UPS is hiring more than 100,000 seasonal employees as it gears up for the holiday season. Like Amazon, UPS has already brought in a large number of workers to meet the growing e-commerce boom. In the second quarter of 2020, UPS hired 39,000 as package volume surged by 23 percent over the same period in 2019. As a unionized workforce, UPS is among the top-paying in the industry; part-time package handlers earn $14.50 an hour and seasonal drivers can make as much as $21 an hour. On average, 35 percent of seasonal jobs turn into permanent positions. Like last year, UPS is also extending its “Earn and Learn” program, which gives qualified students a bonus of up to $1300 for college expenses. The shipping deadlines for UPS are December 15 UPS Ground, December 21 UPS 3 Day Select, December 22 UPS 2nd Day Air, and December 23 UPS Next Day Air. UPS will also impose surcharges ranging from $1 to $3 per package on high-volume US residential shippers.
FedeEx is planning to hire a record 75,000 seasonal workers in 2020, a jump of 27 percent compared to 2019. Aside from bringing in more seasonal workers, FedEx is expanding its e-commerce capabilities. The company will expand its Sunday home delivery service to cover nearly 95 percent of the US population. FedEx is also increasing Ground’s network capacity and expanding coverage of the FedEx Freight Direct service. The shipping deadlines for FedEx are December 15 for FedEx Ground, December 22 for FedEx 2Day, December 23 for FedEx Standard Overnight, and December 25 for FedEx Same Day. FedEx will also be applying peak season surcharges to high-volume shippers, ranging from $1 to $5 depending volume.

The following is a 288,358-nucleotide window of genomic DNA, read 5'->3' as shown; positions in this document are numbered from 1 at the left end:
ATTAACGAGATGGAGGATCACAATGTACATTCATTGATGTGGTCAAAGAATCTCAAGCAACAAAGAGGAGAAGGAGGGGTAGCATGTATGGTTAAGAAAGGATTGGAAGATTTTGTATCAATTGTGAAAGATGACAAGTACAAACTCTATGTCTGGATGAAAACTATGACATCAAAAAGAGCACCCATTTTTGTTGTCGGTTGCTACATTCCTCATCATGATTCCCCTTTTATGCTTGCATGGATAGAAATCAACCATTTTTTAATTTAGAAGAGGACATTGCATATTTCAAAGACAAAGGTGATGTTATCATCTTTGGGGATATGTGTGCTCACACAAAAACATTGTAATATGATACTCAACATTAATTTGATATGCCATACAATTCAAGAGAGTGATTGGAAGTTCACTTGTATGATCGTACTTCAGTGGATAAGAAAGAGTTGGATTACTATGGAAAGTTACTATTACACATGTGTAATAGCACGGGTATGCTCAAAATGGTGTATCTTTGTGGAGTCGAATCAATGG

The Postal Service is gearing up for a busy season as well, as it gets ready to delivery nearly 15 billion pieces of mail and 800 million packages. The USPS will likely hire somewhere in the range of 35,000 to 40,000 seasonal employees once again this year in positions such as mail handlers, holiday clerk assistants, and mail processing clerks. The agency will also push consumers to use its Click-N-Ship feature which allows users to order free Priority Mail boxes, print shipping labels, purchase postage and even request free next-day package pickup. The Postal Services asks consumers to plan accordingly, as it predicts December 14 will the busiest day online with more than 13 million consumers predicted to visit usps.com for help shipping holiday gifts. USPS shipping deadlines include December 18 for First-Class Mail and packages, December 19 for Priority Mail, and December 23 for Priority Mail Express.